One evening he decides to go nightclubbing, and he decides to stick his Glock pistol in his sweatpants for protection, or perhaps just from habit. He may have carried the pistol into New York City illegally before, or he may not have. The fact is, he decides to carry it this night.
While drinking at a midtown Manhattan nightclub, the loose pistol becomes disengaged from it's unholstered perch inside his waist band. He makes a quick grab for it, lest it clatters to the floor revealing his indiscretion. His finger disengages the trigger safety on the Glock, and his autonomic hand grasp compresses the trigger. A shot is fired.
No innocent people are hurt, but the young man carrying the illegal pistol in his sweatpants in a Manhattan nightclub is shot in the thigh. His friends rush him to the hospital, where he lies about his identity and the particulars of his injury to avoid prosecution. Later, he is charged with two counts of criminal possession of a weapon in the second degree. In the municipality where the negligent discharge outed his criminal activity, a minimum prison sentence of three and a half years is imposed if convicted.
If the young man were Antonio Torres or Joseph Schmoe, he would be crying out in a wilderness of ambivalence. When the young man is Plaxico Burress, the gunshot wound is not reported by hospital staff , as is required by law. The media begins picking at the juicy carcass of a "news story." Suddenly, a lot of people become upset and start wringing their hands because a star receiver for the New York Giants cooling his heels in a prison cell doesn't help the scoreboard at half time.
Bleeding and humbled after the 1:50 AM shooting, Burress was assisted into teammate Antonio Pierce's black Cadillac Escalade. The pair tried to find a hospital that would admit them without contacting the authorities. At 2:04 AM, Burress arrived at New York Presbyterian Hospital, checking in under an assumed name. Burress claimed he was shot at Applebee's. He was released at 1:00 PM. Although Burress spent nearly 11 hours at the hospital, police were never notified of the gunshot wound.
Making excuses, Burress states he carried the Glock into the Latin nightclub because he was afraid that the flashy bling he wore would get him jacked up. New York Mayor Bloomberg has stressed that laws were broken, and there will be no preferential treatment. "It's pretty hard to argue the guy didn't have a gun and that it wasn't loaded," Mayor Bloomberg said, "You've got bullet holes in and out to show that it was there." In fact, a lot of gun owners are using this as an example of how draconian the New York gun laws are. They want to apply the Heller decision to this act of "poor judgement."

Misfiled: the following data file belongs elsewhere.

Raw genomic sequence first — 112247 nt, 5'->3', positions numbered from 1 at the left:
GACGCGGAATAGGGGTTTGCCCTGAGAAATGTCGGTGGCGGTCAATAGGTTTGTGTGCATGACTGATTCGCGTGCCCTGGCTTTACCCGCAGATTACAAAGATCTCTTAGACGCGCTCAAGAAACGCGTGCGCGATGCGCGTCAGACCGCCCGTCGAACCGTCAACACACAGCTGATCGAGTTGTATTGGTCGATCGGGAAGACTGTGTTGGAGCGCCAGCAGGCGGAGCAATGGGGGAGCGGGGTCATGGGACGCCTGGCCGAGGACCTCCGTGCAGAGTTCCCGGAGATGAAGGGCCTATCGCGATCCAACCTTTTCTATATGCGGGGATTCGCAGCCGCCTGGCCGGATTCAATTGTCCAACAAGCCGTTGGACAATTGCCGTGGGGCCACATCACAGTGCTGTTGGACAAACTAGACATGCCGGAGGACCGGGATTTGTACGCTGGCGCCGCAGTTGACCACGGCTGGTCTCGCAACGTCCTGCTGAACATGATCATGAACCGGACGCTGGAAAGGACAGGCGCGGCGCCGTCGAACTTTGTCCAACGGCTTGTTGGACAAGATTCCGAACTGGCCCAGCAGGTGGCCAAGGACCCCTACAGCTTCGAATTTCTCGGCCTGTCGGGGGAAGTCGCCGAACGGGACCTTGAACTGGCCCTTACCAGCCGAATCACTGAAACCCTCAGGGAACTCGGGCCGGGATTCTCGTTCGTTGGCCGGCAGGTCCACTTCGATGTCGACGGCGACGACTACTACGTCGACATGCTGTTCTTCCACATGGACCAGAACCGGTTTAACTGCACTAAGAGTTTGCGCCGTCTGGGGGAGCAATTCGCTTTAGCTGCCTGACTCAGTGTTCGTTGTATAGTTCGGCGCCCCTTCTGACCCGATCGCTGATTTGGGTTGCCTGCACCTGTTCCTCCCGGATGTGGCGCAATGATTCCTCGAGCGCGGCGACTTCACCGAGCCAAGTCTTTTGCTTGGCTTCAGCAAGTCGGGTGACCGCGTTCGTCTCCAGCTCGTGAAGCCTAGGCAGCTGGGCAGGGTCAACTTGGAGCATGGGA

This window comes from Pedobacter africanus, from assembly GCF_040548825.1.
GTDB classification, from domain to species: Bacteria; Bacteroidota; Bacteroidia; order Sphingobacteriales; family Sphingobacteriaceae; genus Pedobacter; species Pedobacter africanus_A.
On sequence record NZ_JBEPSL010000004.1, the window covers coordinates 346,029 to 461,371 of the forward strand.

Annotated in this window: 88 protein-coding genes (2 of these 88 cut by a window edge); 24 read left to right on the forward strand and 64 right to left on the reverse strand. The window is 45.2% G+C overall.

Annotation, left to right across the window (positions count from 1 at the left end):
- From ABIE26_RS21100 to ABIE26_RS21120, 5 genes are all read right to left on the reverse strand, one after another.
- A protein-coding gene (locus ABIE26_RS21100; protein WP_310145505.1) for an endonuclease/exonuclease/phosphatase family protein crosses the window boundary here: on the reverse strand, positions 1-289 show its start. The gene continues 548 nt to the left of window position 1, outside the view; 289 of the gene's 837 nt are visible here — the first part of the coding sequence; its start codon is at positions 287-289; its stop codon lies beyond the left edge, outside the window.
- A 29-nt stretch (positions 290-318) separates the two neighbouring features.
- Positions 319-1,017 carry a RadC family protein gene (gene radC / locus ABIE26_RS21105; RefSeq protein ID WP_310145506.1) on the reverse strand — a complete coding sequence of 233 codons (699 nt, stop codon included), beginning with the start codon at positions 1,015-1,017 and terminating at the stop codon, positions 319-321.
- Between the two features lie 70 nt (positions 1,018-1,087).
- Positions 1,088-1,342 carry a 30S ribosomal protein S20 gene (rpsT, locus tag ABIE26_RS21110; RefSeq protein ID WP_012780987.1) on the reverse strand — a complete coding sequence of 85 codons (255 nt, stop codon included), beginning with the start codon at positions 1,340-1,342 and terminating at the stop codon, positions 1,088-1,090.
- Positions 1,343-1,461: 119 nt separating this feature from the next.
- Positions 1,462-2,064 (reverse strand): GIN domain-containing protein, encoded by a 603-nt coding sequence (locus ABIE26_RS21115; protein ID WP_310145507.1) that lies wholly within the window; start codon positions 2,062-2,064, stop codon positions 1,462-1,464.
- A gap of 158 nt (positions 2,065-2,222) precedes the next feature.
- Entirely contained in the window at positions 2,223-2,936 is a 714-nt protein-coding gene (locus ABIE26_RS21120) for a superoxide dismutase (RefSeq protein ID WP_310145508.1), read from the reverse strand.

The landmark Heller decision does not apply. For once Bloomberg is right. Plaxico Burress knowingly violated the law. This was not an act of civil disobedience. Plaxico Burress did not have to go to the Manhattan nightclub. If he decided to go, he did not need to carry a gun. Being a wealthy athlete, he had more options than many people. He could have hired bodyguards to protect him and his bling. Instead, he chose to play the role of the thug and carry his gat in his sags and go clubbin'. He is not a victim. He knowingly and willfully violated the law, no matter how unjust that law is. Plaxico Burress was an arrogant athlete who thought he was special, that the law did not apply to him, that he was beyond, if not above the law.
If gun owners and second amendment advocates support his cause for preferential treatment in a court of law, they are fools. Plaxico Burress is not one of us. He never was, and he never wanted to be. Lawful gun owners and concealed carriers do not seek preferential treatment. They obey the laws of the municipalities they enter. I do not like Mayor Bloomberg, and I believe the gun laws of New York City are draconian and unconstitutional. But....... Bloomberg is right. There is little reasonable, unbiased doubt regarding what occurred here. The law was violated, again and again. If we are to expect the law to be applied justly when it is to our benefit, we can not bend the law when the man who caught the winning touchdown in the 2008 Super Bowl violates it. The law is simply the law, and it applies to Plaxico Burress.
Labels: Idiots With Guns